Customers may use search words that don’t match the exact terms used by your organisation.
The website should be designed for customer use – we need to be aware of the kinds of ways customers will search for our information. It’s likely that someone in your organisation will have access to analytics information, telling you about the search terms used.
However interesting and important our content might be to us, the key things to keep in mind as we create a page are how, why and when a customer will want to read or use it.If we make our content too hard to find, or too complicated for customers to understand, the council will appear out-of-touch, aloof and not working for the people it serves.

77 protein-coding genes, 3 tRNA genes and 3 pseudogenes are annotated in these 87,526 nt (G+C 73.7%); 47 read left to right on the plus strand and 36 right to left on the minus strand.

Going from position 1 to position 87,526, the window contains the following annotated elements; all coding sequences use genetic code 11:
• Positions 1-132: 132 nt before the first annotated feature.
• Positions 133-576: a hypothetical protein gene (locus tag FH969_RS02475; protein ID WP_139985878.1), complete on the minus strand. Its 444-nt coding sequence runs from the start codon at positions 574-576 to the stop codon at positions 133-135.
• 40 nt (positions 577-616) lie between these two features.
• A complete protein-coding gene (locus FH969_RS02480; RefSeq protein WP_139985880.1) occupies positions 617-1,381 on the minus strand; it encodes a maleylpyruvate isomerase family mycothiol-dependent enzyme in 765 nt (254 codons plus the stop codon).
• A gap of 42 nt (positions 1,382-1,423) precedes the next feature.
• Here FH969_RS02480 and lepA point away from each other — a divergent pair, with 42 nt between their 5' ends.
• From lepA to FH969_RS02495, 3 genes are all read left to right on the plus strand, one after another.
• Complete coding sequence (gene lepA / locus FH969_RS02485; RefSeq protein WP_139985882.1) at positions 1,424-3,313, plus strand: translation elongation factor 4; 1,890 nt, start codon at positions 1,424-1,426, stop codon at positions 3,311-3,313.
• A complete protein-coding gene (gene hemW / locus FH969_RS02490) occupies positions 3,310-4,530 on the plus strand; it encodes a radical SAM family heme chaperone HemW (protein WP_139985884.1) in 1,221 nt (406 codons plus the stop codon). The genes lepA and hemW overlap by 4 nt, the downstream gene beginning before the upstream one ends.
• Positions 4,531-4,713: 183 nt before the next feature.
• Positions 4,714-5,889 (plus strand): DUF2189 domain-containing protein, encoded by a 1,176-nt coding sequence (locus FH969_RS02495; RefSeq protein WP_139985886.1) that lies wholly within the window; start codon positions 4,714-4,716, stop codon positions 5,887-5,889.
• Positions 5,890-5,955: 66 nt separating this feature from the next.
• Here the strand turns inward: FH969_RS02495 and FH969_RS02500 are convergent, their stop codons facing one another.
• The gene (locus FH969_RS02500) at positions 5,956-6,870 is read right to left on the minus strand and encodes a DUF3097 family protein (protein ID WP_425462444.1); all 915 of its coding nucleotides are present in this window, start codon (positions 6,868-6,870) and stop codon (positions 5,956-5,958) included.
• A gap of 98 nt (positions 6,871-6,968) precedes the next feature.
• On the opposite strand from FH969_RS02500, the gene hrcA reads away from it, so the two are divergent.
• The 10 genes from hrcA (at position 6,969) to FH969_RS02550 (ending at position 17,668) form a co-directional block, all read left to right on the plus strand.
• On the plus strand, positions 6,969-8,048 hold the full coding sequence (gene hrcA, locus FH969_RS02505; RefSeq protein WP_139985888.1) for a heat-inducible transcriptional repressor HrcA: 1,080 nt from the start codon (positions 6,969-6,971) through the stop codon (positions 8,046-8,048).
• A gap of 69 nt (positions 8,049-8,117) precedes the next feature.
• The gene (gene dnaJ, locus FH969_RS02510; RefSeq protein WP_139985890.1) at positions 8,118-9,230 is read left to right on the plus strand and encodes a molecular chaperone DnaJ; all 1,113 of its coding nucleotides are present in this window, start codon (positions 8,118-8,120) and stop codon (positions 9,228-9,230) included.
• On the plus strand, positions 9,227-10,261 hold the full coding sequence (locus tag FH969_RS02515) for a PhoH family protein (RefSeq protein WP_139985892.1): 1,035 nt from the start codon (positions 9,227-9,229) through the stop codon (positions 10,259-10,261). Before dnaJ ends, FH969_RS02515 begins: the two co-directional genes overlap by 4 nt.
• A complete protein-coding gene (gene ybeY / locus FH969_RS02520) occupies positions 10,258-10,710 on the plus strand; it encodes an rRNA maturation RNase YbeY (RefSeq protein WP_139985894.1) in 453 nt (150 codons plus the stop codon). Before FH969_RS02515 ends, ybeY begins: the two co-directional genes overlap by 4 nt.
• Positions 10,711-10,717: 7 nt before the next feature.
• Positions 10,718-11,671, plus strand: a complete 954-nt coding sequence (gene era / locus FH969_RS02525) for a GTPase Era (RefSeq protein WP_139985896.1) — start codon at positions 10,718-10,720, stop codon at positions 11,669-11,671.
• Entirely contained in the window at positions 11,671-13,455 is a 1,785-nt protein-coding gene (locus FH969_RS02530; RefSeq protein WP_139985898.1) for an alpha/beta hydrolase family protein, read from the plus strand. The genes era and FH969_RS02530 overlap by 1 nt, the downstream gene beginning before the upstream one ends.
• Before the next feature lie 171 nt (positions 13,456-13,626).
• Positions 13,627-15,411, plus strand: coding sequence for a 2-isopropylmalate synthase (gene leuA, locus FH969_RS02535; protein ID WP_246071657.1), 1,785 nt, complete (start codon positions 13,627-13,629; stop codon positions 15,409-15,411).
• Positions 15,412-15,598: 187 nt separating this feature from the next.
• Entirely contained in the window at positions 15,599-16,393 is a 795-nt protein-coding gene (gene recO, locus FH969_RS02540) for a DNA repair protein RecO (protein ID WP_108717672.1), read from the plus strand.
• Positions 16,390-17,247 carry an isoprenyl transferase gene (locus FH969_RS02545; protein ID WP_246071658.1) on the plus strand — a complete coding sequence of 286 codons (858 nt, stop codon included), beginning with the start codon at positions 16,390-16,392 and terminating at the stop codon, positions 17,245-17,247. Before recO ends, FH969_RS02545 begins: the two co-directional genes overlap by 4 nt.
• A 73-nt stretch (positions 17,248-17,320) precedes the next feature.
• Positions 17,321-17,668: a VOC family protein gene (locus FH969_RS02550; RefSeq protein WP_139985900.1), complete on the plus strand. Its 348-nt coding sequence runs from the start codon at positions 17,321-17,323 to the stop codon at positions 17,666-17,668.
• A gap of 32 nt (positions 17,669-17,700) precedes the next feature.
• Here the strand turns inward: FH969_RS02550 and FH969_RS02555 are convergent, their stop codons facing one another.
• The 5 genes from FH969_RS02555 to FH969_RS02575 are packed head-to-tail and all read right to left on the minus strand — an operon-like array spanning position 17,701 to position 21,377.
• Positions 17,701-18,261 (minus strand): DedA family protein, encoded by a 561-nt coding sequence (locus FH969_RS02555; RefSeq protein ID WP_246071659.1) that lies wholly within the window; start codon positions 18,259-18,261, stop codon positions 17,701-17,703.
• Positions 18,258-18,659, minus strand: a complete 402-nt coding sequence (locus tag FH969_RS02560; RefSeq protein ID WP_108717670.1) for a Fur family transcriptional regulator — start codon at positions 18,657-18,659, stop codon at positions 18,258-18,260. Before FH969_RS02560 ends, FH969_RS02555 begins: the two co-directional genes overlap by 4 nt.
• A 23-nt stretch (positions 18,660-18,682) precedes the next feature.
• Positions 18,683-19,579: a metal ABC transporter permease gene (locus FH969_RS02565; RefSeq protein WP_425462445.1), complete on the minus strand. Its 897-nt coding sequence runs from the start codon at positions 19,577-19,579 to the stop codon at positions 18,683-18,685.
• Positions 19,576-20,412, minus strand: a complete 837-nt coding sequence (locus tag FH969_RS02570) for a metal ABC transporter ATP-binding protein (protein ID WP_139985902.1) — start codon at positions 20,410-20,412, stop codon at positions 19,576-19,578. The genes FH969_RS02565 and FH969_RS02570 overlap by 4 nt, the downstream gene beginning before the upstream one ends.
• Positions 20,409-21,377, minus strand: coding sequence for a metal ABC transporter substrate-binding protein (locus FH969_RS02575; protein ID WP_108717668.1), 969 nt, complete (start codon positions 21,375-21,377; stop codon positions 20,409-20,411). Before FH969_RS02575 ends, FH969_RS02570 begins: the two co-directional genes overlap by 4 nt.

You should consider the following…
For instance, the council might refer to “waste management”, but customers will overwhelmingly refer to “rubbish” or “bins”.
The title forms the key data used by search engines when indexing and directing customer queries. ‘Front-load’ titles where possible – put keywords first. Keep them short and snappy. Avoid “etc” – be precise – no-one ever searches for “etc”!.
An introduction or summary section provides a short explanation of what the page is about and is often used for the Description metadata tag, to describe the page for Google and other search engines.
All content in this guide is available under the Open Government Licence v3.0, except where otherwise stated.